should be small (<20%). Moreover, field measurements indicate that soil surface respiration is typically enriched in 13C relative to plant litter inputs (Fig. 8.2), contrary to the depleted-respiration hypothesis.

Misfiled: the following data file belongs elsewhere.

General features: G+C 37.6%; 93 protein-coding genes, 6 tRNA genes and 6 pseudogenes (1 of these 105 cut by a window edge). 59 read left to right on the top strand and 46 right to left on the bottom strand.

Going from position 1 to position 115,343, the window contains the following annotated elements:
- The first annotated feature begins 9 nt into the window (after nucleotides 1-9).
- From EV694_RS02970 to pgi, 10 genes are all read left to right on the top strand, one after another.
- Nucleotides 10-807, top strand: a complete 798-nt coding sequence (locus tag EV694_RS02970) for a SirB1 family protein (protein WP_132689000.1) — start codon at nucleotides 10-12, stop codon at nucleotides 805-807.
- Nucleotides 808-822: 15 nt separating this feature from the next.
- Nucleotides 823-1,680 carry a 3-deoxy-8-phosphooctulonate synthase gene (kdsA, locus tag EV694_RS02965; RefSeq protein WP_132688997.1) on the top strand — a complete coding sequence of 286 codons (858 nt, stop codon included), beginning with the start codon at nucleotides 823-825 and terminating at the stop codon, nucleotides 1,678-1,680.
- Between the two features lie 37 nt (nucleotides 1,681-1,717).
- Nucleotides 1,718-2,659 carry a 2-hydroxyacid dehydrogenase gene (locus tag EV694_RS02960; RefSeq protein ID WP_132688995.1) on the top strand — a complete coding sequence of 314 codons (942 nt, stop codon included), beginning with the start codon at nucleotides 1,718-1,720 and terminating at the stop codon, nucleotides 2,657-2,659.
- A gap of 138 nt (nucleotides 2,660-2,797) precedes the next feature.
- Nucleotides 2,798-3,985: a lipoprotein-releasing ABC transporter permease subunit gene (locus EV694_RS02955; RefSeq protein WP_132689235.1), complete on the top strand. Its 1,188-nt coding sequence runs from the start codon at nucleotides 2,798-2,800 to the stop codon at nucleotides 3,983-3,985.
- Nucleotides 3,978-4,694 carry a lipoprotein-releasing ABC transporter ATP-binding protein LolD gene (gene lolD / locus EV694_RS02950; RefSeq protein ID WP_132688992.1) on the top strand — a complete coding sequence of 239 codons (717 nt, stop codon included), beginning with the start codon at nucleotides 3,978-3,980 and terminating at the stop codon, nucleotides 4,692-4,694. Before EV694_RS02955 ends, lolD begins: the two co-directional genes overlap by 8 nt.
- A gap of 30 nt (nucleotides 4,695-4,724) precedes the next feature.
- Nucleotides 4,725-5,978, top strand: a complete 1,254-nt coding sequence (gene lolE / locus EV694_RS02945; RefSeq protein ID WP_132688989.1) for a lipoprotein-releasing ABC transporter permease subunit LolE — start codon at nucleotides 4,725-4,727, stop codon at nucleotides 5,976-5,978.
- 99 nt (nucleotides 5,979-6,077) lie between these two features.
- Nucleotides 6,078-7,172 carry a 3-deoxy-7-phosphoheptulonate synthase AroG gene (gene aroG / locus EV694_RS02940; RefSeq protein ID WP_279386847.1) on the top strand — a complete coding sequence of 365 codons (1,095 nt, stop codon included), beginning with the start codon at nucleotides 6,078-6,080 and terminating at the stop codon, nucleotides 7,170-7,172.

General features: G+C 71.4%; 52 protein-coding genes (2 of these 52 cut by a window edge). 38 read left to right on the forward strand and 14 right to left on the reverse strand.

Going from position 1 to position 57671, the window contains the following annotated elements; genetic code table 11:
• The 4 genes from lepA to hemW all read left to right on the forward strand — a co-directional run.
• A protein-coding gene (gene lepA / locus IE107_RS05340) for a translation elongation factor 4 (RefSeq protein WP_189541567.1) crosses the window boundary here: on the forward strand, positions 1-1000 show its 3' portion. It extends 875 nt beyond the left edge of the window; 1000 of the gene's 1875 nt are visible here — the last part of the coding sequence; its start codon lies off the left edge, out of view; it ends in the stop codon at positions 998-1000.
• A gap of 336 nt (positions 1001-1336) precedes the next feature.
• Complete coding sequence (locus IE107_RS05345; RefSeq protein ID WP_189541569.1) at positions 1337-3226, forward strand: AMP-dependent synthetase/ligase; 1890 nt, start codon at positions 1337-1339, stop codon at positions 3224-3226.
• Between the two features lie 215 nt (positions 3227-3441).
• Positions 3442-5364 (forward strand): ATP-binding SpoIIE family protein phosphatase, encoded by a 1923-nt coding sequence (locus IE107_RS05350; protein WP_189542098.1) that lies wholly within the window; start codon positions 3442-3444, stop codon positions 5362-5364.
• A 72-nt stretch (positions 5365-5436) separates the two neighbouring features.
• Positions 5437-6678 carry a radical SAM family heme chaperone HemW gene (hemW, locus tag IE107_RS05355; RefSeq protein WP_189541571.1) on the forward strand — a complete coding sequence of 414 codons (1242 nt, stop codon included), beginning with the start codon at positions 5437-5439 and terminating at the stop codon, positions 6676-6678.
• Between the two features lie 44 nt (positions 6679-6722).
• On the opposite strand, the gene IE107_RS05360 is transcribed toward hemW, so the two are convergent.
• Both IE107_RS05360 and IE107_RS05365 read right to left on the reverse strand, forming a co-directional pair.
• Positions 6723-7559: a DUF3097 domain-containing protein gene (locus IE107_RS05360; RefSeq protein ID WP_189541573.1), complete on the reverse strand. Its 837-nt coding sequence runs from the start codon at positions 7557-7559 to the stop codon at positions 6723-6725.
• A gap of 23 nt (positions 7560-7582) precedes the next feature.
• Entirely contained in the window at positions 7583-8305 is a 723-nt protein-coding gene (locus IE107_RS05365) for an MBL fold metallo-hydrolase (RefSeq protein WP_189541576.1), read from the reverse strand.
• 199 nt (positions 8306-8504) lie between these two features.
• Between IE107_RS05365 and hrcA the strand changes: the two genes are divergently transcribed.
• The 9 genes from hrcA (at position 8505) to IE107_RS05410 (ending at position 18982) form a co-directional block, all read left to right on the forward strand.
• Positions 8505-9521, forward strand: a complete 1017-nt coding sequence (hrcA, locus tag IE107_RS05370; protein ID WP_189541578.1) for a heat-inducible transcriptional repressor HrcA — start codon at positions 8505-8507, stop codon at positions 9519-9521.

If both SOM and respired CO2 are enriched in 13C in aerobic soils, a mechanism such as 13C-depleted DOC leaching is required to close the carbon isotope mass balance. Measurements of carbon isotope ratios in DOC (Schiff et al, 1990; Trumbore et al, 1992; Ludwig et al, 2000) suggest that DOC is indeed more depleted in 13C than both surface litter inputs and SOC with depth in soils where SOC is also enriched (Fig. 8.7). Further, radiocarbon dating (Trumbore et al., 1992; Schiff et al, 1997) suggests that the age of the DOC increases with depth consistent with its autochthonous production from in-situ microbial activity rather than by transfer from overlying layers. Thus, with increasing depth in the soil profile, each soil layer is progressively more isolated from fresh litter inputs at the surface (aside from C inputs from deep roots and some leaching). At more mature stages of decomposition deeper in the soil profile, the significance of 13C-enriched polysaccharide-derived microbial products that are effectively recycled by the microbial community increases relative to 13C-depleted lignin-derived products that are continuously degraded and lost as DOC (Fig. 8.6). Although 13C-C02 losses through respiration greatly exceed 12C-DOC losses, the longer effective retention time of microbial resynthe-sized 13C allows the cumulative effect of small DOC fluxes (see bottom inset graph in Fig. 8.6) to eventually cause significant shifts in soil isotope ratios (see top inset graph in Fig. 8.6). The cumulative nature of the DOC effect